Noonan wrote to Philip Lane over C&AG criticisms
Minister sought assurances that procedures have been put in place for severance payments, writes Colm Kelpie
Finance Minister Michael Noonan flagged to Philip Lane the C&AG's criticisms of Central Bank severance payments back in December, and asked what he was doing to deal with them.
The Comptroller & Auditor General, the State's public spending watchdog, published the criticisms last week, highlighting that more than half a million euro was spent by Dame Street on the payments, including €32,000 to an individual who hadn't even started work at the regulator.
The bank suffered costs of €73,000 as a result of the case as it had to cover its own and the recruit's legal fees.
Another two exit packages worth €61,000 each were made to staff who had worked at the bank for less than two years.
The watchdog said the three payments "suggest that the Central Bank needs to review its procedures for managing recruitment and probation".
In a letter to Governor Lane dated December 9 last, released under Freedom of Information, Mr Noonan said he wanted to bring to the Governor's attention the forthcoming C&AG report.
"Among other matters, the report highlights the fact that the Central Bank incurred significant expenditure on severance payments and associated legal costs between 2011 and 2013 and expresses concerns over the processes that led to such payments," Mr Noonan wrote.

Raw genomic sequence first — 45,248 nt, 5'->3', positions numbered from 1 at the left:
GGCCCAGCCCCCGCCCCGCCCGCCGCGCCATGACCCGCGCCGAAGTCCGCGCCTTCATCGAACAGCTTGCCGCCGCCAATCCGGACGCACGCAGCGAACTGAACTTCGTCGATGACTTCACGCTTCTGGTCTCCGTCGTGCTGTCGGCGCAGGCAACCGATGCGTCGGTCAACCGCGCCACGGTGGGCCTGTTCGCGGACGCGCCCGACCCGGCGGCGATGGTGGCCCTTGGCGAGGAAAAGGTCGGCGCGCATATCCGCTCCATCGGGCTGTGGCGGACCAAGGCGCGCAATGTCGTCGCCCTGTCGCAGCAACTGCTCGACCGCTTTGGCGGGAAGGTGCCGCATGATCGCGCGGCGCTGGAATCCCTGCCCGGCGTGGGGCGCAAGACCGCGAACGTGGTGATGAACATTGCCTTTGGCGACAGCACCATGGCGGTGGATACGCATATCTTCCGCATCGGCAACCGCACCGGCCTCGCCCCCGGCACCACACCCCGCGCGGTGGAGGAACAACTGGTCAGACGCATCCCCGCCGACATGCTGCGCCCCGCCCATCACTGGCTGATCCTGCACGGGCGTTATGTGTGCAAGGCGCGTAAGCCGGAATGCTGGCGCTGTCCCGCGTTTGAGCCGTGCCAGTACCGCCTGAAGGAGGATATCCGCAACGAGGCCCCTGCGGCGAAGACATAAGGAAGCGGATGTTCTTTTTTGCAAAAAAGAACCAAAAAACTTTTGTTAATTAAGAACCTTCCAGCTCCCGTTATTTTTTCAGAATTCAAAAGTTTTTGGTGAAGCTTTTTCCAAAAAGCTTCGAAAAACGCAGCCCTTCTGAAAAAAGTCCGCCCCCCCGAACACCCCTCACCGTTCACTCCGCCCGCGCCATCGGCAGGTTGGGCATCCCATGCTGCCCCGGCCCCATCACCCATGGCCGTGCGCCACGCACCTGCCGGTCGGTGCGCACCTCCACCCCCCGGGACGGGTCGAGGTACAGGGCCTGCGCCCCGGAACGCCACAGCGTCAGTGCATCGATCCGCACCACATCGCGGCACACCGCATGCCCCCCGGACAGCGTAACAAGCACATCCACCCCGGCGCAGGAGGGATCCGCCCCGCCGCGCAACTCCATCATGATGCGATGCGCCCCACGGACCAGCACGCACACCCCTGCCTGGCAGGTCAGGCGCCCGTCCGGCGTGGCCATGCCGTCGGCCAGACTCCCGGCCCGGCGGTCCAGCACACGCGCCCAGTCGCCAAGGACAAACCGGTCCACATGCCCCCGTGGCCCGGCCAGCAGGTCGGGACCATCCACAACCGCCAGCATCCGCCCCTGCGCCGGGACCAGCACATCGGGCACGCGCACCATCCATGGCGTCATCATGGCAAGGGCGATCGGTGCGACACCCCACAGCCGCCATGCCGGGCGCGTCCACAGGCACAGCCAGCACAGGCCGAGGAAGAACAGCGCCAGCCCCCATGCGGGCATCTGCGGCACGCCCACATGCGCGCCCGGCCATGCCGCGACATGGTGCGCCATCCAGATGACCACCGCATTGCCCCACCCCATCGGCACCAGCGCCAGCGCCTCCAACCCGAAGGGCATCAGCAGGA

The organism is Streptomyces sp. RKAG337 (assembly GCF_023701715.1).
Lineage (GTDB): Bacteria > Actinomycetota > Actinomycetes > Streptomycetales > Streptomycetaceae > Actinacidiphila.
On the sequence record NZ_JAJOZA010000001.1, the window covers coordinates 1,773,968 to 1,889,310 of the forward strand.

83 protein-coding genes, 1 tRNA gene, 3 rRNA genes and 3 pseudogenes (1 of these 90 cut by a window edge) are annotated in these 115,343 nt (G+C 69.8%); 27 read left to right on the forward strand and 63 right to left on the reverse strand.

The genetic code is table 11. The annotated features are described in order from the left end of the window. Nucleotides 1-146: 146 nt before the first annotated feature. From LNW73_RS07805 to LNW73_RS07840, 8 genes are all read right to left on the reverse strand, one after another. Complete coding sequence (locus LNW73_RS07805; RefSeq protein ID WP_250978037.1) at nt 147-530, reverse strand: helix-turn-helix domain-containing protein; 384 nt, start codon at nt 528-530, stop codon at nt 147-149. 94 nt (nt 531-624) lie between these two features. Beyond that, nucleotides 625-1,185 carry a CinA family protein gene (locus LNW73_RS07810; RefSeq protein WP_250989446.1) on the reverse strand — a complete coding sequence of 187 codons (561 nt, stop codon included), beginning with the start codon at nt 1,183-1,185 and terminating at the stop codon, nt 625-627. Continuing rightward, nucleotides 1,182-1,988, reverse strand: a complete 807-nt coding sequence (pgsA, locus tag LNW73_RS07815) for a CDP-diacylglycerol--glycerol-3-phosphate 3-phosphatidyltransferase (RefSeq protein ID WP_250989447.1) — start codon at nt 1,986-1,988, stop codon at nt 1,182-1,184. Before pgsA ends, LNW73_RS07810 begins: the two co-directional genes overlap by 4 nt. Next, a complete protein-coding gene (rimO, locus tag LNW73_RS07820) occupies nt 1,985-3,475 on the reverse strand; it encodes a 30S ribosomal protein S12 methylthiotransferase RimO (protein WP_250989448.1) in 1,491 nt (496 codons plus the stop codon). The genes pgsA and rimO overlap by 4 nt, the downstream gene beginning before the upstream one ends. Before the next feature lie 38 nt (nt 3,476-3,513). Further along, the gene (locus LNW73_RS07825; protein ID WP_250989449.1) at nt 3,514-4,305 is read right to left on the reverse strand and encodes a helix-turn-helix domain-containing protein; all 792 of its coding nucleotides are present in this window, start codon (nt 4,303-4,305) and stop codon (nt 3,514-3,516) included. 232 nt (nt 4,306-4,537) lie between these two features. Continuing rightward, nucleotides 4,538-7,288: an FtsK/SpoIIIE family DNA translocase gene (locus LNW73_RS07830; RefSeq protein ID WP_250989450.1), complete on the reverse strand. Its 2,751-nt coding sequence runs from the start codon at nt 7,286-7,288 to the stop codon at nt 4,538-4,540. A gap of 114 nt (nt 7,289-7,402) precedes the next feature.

The minister noted that he understood that the former Governor, Patrick Honohan, had ensured that improvements were under way to the relevant policies, and that the Bank had made a series of improvements to its HR and recruitment procedures in recent years.
"I would be grateful if you would communicate with my officials the nature of these policy improvements so as to provide me with assurance that procedures are now in place which will prevent recurrence of events like those detailed in the C&AG report," the minister wrote.
The report from the watchdog, which looked at severance payments across the public sector, identified 14 discretionary severance payments, worth more than €50,000 each and amounting to nearly €1.5m, that were made by public sector bodies between 2011 and 2013.
The Central Bank made six of these payments, which amounted to more than €540,000 including legal costs.
Between 2011 and 2013, the report said the bank had "more recourse" to termination agreements and severance payments than the other public sector bodies it examined.
The bank clocked up its own legal costs and the costs of the employee in all but one case, but details of the legal advice it received were not documented in some cases.
In its response to the report, the Central Bank said it has put in place formal guidelines, approved by the Bank's Budget and Remuneration Committee, which set out the governance and authorisation procedures that apply where a severance arrangement is being made.
These include amending the Central Bank's pre-employment processes and changing bank practices to further distinguish between permanent employees and contract workers.
It added that the cases referred to arose in a period of both unprecedented renewal and growth of the Bank where staff numbers grew by approximately one third between 2009 and 2013.
Sunday Indo Business